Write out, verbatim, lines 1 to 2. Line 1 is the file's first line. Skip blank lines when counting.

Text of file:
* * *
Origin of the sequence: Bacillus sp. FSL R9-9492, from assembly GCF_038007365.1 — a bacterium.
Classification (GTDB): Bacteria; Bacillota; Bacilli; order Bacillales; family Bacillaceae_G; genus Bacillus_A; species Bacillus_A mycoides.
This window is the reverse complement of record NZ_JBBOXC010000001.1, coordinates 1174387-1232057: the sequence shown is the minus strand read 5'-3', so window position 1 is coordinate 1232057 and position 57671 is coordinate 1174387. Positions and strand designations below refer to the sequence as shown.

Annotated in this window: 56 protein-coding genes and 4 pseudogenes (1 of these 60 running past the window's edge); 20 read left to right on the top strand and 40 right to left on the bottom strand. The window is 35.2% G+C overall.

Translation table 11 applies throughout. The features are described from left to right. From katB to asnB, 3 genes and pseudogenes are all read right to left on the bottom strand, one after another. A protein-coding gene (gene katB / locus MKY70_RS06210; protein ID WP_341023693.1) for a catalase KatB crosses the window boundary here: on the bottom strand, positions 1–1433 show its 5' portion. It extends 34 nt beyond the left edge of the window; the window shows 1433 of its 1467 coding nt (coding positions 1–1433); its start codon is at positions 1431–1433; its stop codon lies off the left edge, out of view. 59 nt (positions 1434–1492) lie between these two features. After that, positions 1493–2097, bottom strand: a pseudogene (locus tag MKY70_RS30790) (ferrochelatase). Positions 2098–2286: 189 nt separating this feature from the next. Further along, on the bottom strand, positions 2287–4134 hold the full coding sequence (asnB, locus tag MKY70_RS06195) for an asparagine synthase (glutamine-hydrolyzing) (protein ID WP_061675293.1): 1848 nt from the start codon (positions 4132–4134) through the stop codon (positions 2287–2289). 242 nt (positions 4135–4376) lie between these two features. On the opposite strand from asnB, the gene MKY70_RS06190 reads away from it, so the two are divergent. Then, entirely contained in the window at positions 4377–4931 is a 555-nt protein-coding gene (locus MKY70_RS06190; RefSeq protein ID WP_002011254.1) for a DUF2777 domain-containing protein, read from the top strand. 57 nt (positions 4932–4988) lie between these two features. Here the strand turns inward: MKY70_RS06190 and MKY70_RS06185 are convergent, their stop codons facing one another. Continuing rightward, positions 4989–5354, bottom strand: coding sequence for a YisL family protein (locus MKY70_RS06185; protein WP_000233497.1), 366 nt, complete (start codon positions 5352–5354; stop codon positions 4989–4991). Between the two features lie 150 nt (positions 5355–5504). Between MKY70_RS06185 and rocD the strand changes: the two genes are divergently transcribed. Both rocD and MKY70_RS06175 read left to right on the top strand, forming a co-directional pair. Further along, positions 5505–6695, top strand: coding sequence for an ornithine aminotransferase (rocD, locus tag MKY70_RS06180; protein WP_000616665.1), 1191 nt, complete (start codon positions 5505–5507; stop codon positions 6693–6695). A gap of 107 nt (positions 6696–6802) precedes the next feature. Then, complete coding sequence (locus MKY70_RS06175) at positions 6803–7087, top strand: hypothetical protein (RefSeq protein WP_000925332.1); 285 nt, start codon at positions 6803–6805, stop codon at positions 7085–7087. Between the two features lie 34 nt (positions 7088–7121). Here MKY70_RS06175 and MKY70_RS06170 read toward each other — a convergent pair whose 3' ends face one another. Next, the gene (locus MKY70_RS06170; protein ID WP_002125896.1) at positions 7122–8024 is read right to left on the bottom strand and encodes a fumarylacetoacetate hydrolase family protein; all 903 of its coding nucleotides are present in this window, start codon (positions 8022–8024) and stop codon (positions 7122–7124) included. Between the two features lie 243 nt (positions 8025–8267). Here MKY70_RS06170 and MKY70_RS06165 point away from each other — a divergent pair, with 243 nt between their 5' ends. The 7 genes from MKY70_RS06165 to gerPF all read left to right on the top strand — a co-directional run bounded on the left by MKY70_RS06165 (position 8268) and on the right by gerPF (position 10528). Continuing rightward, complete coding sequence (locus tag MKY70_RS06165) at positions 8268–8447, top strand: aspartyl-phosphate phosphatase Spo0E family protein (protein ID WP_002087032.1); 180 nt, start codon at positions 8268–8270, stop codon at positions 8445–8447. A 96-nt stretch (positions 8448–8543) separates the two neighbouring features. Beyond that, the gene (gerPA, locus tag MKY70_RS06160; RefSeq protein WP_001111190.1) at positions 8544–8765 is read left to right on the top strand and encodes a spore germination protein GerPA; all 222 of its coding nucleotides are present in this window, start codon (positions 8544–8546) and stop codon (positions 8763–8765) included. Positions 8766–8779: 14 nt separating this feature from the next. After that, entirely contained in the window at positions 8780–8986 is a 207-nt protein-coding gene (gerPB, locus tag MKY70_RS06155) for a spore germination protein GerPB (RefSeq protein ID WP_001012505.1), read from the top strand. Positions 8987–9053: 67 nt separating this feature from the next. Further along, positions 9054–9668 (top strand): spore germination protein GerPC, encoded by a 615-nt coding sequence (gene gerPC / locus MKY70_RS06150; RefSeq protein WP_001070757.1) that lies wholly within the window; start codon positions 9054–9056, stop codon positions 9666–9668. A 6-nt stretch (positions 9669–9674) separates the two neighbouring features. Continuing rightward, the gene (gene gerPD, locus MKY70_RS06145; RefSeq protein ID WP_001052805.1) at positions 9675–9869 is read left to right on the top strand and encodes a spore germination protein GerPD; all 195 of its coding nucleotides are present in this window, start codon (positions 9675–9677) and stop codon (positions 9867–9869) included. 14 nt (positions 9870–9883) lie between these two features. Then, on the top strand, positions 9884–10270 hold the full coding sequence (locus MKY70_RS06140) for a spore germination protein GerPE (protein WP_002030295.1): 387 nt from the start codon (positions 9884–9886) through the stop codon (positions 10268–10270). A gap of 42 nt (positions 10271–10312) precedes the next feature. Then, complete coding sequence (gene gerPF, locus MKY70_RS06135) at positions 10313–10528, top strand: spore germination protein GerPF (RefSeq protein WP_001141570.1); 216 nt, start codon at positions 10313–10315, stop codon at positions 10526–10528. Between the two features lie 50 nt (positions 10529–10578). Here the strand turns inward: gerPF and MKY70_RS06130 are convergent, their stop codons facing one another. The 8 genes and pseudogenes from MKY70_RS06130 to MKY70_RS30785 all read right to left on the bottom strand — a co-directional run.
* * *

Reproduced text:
Origin of the sequence: Bacillus sp. FSL R9-9492, from assembly GCF_038007365.1 — a bacterium.
Classification (GTDB): Bacteria; Bacillota; Bacilli; order Bacillales; family Bacillaceae_G; genus Bacillus_A; species Bacillus_A mycoides.